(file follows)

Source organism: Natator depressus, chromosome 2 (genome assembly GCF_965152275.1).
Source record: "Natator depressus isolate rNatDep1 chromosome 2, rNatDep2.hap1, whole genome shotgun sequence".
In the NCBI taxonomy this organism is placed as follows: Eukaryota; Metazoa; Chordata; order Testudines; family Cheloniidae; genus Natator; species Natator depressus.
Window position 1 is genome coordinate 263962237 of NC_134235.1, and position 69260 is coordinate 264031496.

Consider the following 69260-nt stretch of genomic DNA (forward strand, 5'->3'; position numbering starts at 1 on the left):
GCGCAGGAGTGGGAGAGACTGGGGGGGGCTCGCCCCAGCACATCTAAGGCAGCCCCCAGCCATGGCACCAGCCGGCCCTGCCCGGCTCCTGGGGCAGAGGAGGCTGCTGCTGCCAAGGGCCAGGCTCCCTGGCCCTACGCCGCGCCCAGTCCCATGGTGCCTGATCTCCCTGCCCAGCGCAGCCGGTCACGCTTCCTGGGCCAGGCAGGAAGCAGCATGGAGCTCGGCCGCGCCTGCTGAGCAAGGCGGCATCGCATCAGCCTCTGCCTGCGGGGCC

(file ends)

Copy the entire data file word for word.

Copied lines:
Source organism: Natator depressus, chromosome 2 (genome assembly GCF_965152275.1).
Source record: "Natator depressus isolate rNatDep1 chromosome 2, rNatDep2.hap1, whole genome shotgun sequence".
In the NCBI taxonomy this organism is placed as follows: Eukaryota; Metazoa; Chordata; order Testudines; family Cheloniidae; genus Natator; species Natator depressus.
Window position 1 is genome coordinate 263962237 of NC_134235.1, and position 69260 is coordinate 264031496.

Consider the following 69260-nt stretch of genomic DNA (forward strand, 5'->3'; position numbering starts at 1 on the left):
GCGCAGGAGTGGGAGAGACTGGGGGGGGCTCGCCCCAGCACATCTAAGGCAGCCCCCAGCCATGGCACCAGCCGGCCCTGCCCGGCTCCTGGGGCAGAGGAGGCTGCTGCTGCCAAGGGCCAGGCTCCCTGGCCCTACGCCGCGCCCAGTCCCATGGTGCCTGATCTCCCTGCCCAGCGCAGCCGGTCACGCTTCCTGGGCCAGGCAGGAAGCAGCATGGAGCTCGGCCGCGCCTGCTGAGCAAGGCGGCATCGCATCAGCCTCTGCCTGCGGGGCC